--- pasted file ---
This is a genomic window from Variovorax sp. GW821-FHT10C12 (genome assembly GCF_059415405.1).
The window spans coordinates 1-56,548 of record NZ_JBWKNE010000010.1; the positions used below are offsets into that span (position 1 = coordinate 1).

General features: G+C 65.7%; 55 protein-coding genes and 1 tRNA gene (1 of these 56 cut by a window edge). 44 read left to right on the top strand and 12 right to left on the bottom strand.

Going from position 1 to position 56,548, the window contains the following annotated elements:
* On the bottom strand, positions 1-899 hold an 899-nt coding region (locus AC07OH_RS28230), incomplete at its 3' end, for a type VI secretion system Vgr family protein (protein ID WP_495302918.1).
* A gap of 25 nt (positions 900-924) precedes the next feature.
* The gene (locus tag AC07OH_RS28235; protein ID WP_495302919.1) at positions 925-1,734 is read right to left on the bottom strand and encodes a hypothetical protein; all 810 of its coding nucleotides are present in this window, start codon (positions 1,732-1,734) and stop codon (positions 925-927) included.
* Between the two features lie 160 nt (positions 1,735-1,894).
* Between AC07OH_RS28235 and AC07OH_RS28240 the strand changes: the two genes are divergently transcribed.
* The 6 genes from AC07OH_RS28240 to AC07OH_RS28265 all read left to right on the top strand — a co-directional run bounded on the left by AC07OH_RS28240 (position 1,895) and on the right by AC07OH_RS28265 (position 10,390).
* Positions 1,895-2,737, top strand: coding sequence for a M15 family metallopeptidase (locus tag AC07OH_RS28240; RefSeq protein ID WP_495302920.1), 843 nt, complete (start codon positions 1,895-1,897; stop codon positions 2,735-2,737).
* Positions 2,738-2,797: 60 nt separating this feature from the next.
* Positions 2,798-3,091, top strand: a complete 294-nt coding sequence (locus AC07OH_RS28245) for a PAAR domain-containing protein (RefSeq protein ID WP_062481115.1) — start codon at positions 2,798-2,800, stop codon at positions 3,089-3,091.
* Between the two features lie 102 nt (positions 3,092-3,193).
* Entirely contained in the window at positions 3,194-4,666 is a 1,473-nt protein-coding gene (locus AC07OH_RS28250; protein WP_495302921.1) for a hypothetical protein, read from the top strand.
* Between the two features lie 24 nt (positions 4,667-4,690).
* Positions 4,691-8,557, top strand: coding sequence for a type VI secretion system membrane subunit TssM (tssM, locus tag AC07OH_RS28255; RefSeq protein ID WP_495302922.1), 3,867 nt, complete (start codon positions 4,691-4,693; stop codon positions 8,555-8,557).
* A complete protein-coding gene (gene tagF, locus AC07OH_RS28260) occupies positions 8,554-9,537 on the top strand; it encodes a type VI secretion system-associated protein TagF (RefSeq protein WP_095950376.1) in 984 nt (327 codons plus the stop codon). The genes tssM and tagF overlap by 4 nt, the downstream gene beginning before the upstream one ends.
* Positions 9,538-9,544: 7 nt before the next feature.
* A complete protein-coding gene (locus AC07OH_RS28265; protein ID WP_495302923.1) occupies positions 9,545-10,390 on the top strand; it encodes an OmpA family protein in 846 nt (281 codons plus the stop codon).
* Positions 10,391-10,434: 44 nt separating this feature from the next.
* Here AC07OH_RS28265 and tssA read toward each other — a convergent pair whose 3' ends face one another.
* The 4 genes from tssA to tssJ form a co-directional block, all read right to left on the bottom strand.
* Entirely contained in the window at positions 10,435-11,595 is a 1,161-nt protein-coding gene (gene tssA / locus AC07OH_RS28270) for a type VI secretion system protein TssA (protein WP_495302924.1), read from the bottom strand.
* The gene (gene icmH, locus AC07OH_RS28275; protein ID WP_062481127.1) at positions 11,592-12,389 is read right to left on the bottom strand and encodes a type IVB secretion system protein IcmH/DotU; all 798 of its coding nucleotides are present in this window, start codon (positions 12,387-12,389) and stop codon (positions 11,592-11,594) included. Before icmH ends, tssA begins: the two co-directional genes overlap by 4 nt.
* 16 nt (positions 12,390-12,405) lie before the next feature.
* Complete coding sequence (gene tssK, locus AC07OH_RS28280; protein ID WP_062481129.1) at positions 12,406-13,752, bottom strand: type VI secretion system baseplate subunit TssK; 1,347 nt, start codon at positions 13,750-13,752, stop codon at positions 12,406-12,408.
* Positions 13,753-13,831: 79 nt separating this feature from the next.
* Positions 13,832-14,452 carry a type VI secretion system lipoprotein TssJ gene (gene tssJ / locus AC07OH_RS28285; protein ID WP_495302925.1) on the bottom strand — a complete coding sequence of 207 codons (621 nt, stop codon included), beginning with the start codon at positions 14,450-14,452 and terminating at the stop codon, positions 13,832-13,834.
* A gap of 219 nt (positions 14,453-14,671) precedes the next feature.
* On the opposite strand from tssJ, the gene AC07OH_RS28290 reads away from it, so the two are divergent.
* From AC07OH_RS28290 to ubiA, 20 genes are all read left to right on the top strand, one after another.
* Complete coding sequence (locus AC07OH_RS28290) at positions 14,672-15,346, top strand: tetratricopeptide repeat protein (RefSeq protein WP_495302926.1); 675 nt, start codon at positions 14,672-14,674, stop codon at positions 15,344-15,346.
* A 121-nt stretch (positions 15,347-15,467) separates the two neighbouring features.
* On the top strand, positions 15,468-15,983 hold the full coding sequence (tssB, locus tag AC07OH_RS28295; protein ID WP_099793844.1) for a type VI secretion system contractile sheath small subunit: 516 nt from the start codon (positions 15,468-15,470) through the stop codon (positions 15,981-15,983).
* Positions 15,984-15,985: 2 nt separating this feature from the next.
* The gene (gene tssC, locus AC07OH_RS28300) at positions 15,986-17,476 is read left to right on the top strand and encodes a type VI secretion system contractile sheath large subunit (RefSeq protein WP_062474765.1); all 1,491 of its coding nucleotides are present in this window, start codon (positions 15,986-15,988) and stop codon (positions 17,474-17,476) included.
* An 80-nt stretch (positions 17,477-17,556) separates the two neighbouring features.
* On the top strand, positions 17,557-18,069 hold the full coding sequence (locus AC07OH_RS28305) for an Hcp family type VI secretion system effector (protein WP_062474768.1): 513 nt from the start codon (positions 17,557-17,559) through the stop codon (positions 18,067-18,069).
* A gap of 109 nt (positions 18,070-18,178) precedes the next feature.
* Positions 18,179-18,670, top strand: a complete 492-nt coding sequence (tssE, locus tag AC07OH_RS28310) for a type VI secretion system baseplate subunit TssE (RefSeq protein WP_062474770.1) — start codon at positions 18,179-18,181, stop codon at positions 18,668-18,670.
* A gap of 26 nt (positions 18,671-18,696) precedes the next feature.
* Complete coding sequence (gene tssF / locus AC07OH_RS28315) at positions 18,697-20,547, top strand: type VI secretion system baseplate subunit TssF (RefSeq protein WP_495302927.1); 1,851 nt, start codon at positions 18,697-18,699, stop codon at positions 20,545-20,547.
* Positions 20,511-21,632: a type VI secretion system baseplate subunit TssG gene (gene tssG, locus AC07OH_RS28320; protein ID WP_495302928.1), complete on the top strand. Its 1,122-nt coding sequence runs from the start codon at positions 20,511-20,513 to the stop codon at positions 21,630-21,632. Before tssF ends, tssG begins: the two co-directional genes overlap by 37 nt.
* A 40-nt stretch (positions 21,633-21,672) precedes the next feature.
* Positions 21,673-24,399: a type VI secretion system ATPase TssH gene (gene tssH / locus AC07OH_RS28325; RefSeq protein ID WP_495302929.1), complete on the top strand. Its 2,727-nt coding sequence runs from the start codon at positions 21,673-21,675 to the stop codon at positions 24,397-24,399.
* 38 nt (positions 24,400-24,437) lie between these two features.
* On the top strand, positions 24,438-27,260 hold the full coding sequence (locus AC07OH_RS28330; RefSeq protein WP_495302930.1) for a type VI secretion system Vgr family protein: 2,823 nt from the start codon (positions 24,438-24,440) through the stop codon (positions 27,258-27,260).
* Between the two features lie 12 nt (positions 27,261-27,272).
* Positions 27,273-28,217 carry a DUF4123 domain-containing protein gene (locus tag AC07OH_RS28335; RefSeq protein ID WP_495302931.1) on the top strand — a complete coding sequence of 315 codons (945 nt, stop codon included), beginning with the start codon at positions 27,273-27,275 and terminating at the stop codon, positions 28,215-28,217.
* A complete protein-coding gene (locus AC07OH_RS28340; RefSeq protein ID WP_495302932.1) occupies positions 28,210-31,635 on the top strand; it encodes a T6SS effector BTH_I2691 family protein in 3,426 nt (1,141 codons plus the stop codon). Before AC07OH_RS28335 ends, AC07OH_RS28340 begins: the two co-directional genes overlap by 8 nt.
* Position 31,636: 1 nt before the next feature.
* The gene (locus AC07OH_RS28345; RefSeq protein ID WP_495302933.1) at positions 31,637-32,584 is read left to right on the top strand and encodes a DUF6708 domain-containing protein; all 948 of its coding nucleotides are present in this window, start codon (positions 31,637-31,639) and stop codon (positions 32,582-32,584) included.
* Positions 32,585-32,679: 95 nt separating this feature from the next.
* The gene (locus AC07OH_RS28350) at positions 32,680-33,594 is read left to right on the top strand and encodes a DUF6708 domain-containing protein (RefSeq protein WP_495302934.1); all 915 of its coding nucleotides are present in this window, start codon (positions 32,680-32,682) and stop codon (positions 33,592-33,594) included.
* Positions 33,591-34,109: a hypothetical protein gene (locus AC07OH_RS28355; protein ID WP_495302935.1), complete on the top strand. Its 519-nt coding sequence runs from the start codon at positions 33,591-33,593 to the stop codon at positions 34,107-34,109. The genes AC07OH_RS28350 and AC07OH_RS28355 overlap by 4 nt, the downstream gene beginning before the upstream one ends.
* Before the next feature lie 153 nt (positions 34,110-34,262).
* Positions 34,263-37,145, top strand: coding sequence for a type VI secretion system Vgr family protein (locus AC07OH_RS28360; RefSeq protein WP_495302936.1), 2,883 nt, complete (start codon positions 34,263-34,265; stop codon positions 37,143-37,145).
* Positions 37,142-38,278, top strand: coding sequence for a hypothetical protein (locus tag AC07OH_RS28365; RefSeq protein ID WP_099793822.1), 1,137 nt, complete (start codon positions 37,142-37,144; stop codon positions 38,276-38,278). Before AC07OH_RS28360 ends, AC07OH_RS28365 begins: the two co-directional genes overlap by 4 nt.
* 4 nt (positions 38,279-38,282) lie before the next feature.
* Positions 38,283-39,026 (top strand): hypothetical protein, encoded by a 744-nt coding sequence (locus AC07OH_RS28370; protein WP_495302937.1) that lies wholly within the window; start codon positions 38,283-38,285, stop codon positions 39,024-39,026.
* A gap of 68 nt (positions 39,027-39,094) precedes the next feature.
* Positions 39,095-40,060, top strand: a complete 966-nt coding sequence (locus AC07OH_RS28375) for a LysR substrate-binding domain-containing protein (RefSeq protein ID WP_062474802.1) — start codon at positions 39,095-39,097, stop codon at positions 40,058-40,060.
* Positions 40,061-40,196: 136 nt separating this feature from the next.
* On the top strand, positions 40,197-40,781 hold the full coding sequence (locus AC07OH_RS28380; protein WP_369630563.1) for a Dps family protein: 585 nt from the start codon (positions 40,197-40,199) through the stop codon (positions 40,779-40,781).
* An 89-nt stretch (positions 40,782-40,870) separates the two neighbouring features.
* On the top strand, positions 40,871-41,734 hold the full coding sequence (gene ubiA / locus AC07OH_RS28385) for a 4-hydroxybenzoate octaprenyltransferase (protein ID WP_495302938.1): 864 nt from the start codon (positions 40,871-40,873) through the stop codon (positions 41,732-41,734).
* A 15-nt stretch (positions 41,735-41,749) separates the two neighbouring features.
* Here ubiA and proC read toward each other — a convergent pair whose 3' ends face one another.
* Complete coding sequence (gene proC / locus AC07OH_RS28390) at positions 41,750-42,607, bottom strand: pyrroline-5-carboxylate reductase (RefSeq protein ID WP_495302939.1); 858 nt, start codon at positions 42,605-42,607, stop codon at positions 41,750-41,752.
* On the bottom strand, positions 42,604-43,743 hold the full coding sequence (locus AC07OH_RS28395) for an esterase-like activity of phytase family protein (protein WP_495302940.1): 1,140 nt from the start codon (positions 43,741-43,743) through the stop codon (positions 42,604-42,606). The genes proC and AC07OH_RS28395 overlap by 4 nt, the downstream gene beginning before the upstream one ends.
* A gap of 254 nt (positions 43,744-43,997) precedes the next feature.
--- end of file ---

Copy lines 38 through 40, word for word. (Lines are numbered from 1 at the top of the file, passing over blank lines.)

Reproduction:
* An 80-nt stretch (positions 17,477-17,556) separates the two neighbouring features.
* On the top strand, positions 17,557-18,069 hold the full coding sequence (locus AC07OH_RS28305) for an Hcp family type VI secretion system effector (protein WP_062474768.1): 513 nt from the start codon (positions 17,557-17,559) through the stop codon (positions 18,067-18,069).
* A gap of 109 nt (positions 18,070-18,178) precedes the next feature.